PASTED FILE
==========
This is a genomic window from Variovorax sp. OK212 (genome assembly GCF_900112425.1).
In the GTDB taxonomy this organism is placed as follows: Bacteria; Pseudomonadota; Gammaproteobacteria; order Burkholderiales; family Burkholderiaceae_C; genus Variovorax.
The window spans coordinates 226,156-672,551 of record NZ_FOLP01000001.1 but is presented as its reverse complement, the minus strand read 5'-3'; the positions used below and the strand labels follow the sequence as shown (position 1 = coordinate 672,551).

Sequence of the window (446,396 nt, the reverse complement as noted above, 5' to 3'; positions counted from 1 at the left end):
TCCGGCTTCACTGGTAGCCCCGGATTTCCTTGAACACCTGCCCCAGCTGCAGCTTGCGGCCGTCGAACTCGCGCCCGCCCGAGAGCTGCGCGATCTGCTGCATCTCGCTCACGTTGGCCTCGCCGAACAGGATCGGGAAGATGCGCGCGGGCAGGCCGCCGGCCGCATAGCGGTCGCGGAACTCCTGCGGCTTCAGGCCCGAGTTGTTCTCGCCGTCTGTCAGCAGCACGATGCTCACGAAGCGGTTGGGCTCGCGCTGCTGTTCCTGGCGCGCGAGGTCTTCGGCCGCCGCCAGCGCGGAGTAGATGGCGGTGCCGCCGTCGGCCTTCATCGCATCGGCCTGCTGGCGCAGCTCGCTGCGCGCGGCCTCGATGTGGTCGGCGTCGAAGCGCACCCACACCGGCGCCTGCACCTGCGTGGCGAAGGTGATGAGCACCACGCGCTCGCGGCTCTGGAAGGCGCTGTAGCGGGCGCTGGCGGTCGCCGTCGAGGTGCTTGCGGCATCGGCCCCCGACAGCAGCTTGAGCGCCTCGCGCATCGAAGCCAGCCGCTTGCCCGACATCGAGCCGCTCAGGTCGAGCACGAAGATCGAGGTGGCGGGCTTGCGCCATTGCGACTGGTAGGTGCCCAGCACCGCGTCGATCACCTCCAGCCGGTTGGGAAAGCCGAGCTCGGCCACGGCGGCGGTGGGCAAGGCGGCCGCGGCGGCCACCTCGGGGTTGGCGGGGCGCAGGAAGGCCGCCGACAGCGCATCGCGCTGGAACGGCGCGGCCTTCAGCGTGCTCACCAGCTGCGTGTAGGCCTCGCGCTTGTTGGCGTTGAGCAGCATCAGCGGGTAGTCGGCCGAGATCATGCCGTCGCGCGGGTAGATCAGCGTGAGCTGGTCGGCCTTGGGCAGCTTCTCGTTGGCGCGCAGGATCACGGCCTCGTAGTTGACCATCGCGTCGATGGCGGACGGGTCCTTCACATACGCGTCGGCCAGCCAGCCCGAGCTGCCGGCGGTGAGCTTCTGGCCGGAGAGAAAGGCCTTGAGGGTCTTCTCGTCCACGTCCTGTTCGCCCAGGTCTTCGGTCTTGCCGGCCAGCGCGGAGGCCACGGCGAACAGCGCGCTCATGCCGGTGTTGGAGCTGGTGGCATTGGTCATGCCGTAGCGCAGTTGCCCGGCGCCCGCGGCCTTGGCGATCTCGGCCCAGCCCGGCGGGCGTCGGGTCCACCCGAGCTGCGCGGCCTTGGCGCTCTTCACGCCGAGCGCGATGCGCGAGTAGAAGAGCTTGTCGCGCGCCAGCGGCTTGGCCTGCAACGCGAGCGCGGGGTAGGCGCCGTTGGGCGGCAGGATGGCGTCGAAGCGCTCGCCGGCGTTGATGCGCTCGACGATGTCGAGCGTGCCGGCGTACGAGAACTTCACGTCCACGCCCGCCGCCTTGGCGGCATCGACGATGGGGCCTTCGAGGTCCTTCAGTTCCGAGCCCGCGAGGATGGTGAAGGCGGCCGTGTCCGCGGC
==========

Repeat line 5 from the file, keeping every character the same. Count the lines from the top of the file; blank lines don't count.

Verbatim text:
TCCGGCTTCACTGGTAGCCCCGGATTTCCTTGAACACCTGCCCCAGCTGCAGCTTGCGGCCGTCGAACTCGCGCCCGCCCGAGAGCTGCGCGATCTGCTGCATCTCGCTCACGTTGGCCTCGCCGAACAGGATCGGGAAGATGCGCGCGGGCAGGCCGCCGGCCGCATAGCGGTCGCGGAACTCCTGCGGCTTCAGGCCCGAGTTGTTCTCGCCGTCTGTCAGCAGCACGATGCTCACGAAGCGGTTGGGCTCGCGCTGCTGTTCCTGGCGCGCGAGGTCTTCGGCCGCCGCCAGCGCGGAGTAGATGGCGGTGCCGCCGTCGGCCTTCATCGCATCGGCCTGCTGGCGCAGCTCGCTGCGCGCGGCCTCGATGTGGTCGGCGTCGAAGCGCACCCACACCGGCGCCTGCACCTGCGTGGCGAAGGTGATGAGCACCACGCGCTCGCGGCTCTGGAAGGCGCTGTAGCGGGCGCTGGCGGTCGCCGTCGAGGTGCTTGCGGCATCGGCCCCCGACAGCAGCTTGAGCGCCTCGCGCATCGAAGCCAGCCGCTTGCCCGACATCGAGCCGCTCAGGTCGAGCACGAAGATCGAGGTGGCGGGCTTGCGCCATTGCGACTGGTAGGTGCCCAGCACCGCGTCGATCACCTCCAGCCGGTTGGGAAAGCCGAGCTCGGCCACGGCGGCGGTGGGCAAGGCGGCCGCGGCGGCCACCTCGGGGTTGGCGGGGCGCAGGAAGGCCGCCGACAGCGCATCGCGCTGGAACGGCGCGGCCTTCAGCGTGCTCACCAGCTGCGTGTAGGCCTCGCGCTTGTTGGCGTTGAGCAGCATCAGCGGGTAGTCGGCCGAGATCATGCCGTCGCGCGGGTAGATCAGCGTGAGCTGGTCGGCCTTGGGCAGCTTCTCGTTGGCGCGCAGGATCACGGCCTCGTAGTTGACCATCGCGTCGATGGCGGACGGGTCCTTCACATACGCGTCGGCCAGCCAGCCCGAGCTGCCGGCGGTGAGCTTCTGGCCGGAGAGAAAGGCCTTGAGGGTCTTCTCGTCCACGTCCTGTTCGCCCAGGTCTTCGGTCTTGCCGGCCAGCGCGGAGGCCACGGCGAACAGCGCGCTCATGCCGGTGTTGGAGCTGGTGGCATTGGTCATGCCGTAGCGCAGTTGCCCGGCGCCCGCGGCCTTGGCGATCTCGGCCCAGCCCGGCGGGCGTCGGGTCCACCCGAGCTGCGCGGCCTTGGCGCTCTTCACGCCGAGCGCGATGCGCGAGTAGAAGAGCTTGTCGCGCGCCAGCGGCTTGGCCTGCAACGCGAGCGCGGGGTAGGCGCCGTTGGGCGGCAGGATGGCGTCGAAGCGCTCGCCGGCGTTGATGCGCTCGACGATGTCGAGCGTGCCGGCGTACGAGAACTTCACGTCCACGCCCGCCGCCTTGGCGGCATCGACGATGGGGCCTTCGAGGTCCTTCAGTTCCGAGCCCGCGAGGATGGTGAAGGCGGCCGTGTCCGCGGC